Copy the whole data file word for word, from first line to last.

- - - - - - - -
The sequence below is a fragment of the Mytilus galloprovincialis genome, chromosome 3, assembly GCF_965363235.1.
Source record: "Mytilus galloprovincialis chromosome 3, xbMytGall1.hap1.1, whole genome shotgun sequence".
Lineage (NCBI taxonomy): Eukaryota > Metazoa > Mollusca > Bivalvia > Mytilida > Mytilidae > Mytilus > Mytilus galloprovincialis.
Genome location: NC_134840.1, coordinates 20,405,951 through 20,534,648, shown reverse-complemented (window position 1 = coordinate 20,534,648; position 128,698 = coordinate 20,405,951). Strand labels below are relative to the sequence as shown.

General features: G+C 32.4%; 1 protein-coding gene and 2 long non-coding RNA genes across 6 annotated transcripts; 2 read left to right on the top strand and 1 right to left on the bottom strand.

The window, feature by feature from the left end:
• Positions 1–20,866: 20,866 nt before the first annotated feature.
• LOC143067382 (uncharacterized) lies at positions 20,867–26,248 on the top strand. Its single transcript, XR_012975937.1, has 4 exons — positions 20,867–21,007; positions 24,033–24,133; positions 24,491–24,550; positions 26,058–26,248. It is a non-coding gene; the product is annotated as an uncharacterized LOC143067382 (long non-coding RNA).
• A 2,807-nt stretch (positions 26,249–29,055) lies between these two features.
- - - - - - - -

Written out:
The sequence below is a fragment of the Mytilus galloprovincialis genome, chromosome 3, assembly GCF_965363235.1.
Source record: "Mytilus galloprovincialis chromosome 3, xbMytGall1.hap1.1, whole genome shotgun sequence".
Lineage (NCBI taxonomy): Eukaryota > Metazoa > Mollusca > Bivalvia > Mytilida > Mytilidae > Mytilus > Mytilus galloprovincialis.
Genome location: NC_134840.1, coordinates 20,405,951 through 20,534,648, shown reverse-complemented (window position 1 = coordinate 20,534,648; position 128,698 = coordinate 20,405,951). Strand labels below are relative to the sequence as shown.

General features: G+C 32.4%; 1 protein-coding gene and 2 long non-coding RNA genes across 6 annotated transcripts; 2 read left to right on the top strand and 1 right to left on the bottom strand.

The window, feature by feature from the left end:
• Positions 1–20,866: 20,866 nt before the first annotated feature.
• LOC143067382 (uncharacterized) lies at positions 20,867–26,248 on the top strand. Its single transcript, XR_012975937.1, has 4 exons — positions 20,867–21,007; positions 24,033–24,133; positions 24,491–24,550; positions 26,058–26,248. It is a non-coding gene; the product is annotated as an uncharacterized LOC143067382 (long non-coding RNA).
• A 2,807-nt stretch (positions 26,249–29,055) lies between these two features.